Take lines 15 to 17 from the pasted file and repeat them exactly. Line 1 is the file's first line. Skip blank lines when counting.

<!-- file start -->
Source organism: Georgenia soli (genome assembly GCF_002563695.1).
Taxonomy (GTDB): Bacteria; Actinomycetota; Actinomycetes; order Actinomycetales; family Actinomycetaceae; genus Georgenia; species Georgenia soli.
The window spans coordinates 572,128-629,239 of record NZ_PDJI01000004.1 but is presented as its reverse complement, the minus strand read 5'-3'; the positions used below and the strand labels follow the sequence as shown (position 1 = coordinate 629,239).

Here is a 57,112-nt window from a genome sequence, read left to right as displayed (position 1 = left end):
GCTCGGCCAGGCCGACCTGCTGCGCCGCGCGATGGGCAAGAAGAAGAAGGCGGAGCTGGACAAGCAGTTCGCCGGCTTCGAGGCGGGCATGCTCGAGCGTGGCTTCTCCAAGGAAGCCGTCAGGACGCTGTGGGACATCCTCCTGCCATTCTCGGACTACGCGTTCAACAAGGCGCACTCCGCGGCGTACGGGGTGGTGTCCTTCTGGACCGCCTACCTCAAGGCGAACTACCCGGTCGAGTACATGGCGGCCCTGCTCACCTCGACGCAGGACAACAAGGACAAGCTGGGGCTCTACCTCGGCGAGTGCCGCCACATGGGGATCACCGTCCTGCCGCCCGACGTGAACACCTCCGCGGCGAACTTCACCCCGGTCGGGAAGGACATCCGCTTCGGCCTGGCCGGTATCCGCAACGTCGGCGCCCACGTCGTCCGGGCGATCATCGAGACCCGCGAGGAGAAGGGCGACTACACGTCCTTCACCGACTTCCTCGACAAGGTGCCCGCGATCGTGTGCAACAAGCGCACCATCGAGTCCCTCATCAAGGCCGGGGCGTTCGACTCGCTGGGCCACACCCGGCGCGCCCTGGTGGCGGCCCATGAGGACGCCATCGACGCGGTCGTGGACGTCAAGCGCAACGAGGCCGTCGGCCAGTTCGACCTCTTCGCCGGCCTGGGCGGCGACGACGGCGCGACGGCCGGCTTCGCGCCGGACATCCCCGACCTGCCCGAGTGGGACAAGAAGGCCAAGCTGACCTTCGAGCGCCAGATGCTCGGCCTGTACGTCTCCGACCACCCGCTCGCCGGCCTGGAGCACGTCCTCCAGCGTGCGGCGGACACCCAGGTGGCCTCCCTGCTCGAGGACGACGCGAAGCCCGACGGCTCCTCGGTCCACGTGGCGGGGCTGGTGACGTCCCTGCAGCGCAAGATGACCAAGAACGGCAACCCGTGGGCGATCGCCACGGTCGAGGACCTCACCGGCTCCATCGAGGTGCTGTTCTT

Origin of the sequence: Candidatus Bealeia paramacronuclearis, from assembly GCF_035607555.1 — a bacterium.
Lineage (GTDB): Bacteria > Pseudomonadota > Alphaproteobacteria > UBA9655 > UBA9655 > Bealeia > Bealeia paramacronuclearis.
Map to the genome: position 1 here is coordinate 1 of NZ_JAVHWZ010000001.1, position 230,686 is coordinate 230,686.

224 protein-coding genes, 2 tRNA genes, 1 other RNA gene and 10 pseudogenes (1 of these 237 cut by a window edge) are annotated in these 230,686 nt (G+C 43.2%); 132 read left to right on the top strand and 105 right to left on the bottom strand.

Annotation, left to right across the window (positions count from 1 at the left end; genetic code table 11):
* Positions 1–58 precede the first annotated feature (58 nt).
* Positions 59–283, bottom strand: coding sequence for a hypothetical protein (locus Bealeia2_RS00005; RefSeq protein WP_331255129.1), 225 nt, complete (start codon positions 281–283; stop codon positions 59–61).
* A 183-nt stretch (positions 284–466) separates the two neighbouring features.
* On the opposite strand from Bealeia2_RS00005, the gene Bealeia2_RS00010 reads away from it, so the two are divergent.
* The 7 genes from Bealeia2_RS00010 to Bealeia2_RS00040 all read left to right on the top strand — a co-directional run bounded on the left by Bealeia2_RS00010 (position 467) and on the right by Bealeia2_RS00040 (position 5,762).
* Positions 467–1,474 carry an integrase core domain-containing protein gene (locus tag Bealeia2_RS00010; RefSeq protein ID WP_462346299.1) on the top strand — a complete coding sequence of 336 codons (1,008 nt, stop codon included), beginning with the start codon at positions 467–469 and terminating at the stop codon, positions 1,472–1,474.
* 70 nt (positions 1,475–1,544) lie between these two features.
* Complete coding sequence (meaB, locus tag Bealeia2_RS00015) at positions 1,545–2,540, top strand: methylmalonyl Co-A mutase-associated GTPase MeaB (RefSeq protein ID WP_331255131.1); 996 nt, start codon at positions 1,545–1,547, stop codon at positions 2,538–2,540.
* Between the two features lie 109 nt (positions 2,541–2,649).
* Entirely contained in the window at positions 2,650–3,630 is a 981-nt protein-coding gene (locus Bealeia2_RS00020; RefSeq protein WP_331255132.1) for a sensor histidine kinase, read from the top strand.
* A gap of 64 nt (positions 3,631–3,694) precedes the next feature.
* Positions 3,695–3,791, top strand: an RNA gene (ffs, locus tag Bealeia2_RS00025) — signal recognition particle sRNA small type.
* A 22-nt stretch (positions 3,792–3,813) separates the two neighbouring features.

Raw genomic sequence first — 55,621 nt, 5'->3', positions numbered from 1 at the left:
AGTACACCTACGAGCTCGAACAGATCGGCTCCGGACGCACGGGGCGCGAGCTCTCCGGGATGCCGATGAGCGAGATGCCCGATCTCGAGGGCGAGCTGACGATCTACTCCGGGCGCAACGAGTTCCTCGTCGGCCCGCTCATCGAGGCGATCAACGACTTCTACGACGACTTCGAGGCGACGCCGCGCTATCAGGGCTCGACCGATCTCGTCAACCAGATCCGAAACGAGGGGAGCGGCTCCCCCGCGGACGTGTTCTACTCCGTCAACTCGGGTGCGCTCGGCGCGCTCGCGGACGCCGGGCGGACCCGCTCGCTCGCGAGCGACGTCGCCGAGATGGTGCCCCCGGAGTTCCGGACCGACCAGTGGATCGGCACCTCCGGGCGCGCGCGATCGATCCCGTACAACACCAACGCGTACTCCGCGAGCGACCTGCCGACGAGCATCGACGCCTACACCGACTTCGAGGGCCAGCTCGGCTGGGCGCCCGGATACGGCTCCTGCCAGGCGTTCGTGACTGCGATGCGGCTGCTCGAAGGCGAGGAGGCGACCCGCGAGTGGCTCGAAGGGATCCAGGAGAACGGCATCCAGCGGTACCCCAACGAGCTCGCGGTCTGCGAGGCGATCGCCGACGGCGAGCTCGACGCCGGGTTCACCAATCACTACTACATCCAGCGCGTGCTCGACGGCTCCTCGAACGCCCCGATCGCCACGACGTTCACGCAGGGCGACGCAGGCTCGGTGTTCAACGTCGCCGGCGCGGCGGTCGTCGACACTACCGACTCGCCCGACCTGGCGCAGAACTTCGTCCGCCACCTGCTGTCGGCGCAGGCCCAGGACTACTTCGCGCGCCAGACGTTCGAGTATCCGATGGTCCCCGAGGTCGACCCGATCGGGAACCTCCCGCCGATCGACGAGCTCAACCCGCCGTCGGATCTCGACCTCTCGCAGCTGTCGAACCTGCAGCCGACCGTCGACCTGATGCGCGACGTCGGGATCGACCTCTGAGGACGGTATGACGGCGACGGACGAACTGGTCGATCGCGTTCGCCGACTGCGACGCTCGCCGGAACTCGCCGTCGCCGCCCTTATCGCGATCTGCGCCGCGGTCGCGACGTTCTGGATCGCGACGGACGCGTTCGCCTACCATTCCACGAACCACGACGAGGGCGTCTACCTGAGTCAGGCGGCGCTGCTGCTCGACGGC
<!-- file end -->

* The 7 genes from Bealeia2_RS00010 to Bealeia2_RS00040 all read left to right on the top strand — a co-directional run bounded on the left by Bealeia2_RS00010 (position 467) and on the right by Bealeia2_RS00040 (position 5,762).
* Positions 467–1,474 carry an integrase core domain-containing protein gene (locus tag Bealeia2_RS00010; RefSeq protein ID WP_462346299.1) on the top strand — a complete coding sequence of 336 codons (1,008 nt, stop codon included), beginning with the start codon at positions 467–469 and terminating at the stop codon, positions 1,472–1,474.
* 70 nt (positions 1,475–1,544) lie between these two features.